ISACS Meeting and a Diploma Proposal

I had the opportunity to attend (and present to OAIS heads) at the recent ISACS Heads of School Conference in Chicago last week (I managed to make it out before the snow!) This is my second year attending and found it to be very informative, especially the talks given by NAIS President John Chubb about the role and future of independent schools in our nation.

As those of you who follow along with @ohindepschools on Twitter may have noticed, Ohio did receive special recognition during John’s lunch speech to the attendees. John noted that one of the advantages that independent schools have (with the exception of Ohio) is that independent schools have more freedom to experiment and innovate with a curriculum because they do not have the pressure to conform to testing requirements. Some in attendance laughed while the Ohio attendees just nodded in acknowledgment of our outlier status.
OAIS members are fortunate to be bucking a trend of downward enrollment for private schools (OAIS enrollment has increased the past three years). In fact, two of our schools posted record enrollment numbers this year. There are several reasons why enrollment increases and decreases but it’s safe to say that those schools seeing increases are those that are constantly looking for new ways to inspire and educate students. It’s also safe to say that standardized tests doesn’t assist these schools in inspiring or educating students at all.
I have no doubt there are some schools in Ohio that find some comfort in the standardized testing system Ohio requires (One school featured in the recent Fordham Institute report even advocates for school “report cards”). If they do, that’s fine, they should be allowed to participate. If there are students on state-funded scholarships and the state wants some “accountability” for how those funds are spent, testing should have a role there, too, if the state insists. However, for schools that do not take scholarships and do not find value in the state’s testing system, there still ought to be a way for those schools to issue a diploma. Ohio law currently prohibits the issuing of a diploma by a nonpublic school unless a student passes all of the state-mandated graduation tests. With this prohibition, chartered nonpublic schools are tied to a testing system that no other state or territory mandates on nonpublic schools in this manner.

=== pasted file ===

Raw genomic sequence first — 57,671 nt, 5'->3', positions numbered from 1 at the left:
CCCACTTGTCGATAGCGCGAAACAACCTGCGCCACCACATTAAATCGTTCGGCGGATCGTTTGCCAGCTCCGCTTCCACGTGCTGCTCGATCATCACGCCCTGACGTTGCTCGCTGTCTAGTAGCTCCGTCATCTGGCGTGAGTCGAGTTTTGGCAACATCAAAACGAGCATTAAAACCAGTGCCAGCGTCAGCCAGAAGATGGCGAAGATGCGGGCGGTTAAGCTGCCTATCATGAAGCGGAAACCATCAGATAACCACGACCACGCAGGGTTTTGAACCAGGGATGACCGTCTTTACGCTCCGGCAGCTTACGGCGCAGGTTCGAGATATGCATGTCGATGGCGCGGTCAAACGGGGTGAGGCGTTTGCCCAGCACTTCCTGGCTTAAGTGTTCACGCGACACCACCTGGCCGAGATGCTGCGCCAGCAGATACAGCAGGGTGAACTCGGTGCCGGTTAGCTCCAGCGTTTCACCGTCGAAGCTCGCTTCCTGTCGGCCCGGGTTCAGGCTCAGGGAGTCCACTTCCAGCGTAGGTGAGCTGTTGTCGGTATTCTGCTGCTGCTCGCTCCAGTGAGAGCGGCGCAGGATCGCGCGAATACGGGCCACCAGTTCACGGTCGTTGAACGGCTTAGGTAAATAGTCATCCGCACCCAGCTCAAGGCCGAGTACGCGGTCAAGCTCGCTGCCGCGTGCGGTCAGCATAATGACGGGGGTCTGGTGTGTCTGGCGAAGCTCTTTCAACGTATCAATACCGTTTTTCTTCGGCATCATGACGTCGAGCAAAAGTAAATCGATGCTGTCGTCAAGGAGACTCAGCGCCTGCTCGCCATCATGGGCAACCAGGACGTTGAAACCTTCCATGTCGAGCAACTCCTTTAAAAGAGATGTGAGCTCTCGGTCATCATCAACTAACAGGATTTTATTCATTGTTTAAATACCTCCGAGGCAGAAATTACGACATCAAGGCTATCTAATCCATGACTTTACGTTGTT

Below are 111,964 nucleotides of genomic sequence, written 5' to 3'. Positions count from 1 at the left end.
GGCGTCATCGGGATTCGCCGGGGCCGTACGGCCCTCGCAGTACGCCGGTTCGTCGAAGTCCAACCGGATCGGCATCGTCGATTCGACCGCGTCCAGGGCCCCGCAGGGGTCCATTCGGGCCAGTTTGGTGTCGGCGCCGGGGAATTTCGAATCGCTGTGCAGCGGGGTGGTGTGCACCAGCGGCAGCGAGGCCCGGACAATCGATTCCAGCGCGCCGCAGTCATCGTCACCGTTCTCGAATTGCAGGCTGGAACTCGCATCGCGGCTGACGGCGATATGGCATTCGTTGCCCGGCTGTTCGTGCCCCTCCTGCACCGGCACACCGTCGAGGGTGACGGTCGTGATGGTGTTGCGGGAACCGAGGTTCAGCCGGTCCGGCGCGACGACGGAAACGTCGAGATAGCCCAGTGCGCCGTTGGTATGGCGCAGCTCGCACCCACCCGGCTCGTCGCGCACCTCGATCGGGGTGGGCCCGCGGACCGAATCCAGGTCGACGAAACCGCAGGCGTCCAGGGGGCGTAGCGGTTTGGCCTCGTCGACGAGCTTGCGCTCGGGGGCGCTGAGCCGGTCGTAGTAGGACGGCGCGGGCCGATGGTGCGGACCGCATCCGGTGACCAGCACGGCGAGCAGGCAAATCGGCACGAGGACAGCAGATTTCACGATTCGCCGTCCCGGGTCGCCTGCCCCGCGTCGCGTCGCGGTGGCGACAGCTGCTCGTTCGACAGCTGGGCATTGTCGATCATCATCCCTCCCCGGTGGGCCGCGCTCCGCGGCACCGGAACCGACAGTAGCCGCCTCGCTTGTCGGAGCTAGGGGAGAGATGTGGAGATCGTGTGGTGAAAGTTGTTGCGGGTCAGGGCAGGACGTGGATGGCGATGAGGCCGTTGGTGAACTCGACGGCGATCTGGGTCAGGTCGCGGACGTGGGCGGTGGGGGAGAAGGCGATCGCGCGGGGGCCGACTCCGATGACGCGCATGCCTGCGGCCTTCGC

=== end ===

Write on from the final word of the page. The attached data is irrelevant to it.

Louisiana is a good example of how the state can balance the desires of those who have bought into the state accountability system and those who seek to be rid of it. The state offers the ability to either receive a state diploma or a school diploma. Those seeking a state diploma must take all of the graduation tests required for public students and pass all of the required classes. Those seeking a school diploma must achieve the standards set by the school to receive a diploma. Recipients of school diplomas still have all of the rights and privileges of those receiving a state diploma. The key part of this is that there’s a choice. Parents and students can make the best decision of what kind of diploma they prefer and then attend a school that conforms with this belief. It does not require a student attend a school that detests, but must follow, standards geared to meet the needs of public schools set by those for whom private schools are an afterthought.
It is our hope that those who are constantly pushing for accountability will join in the effort to not just increase accountability for tax dollars in cases where it is appropriate, but also to advocate for decreasing mandates when they do little but hamper freedom and innovation.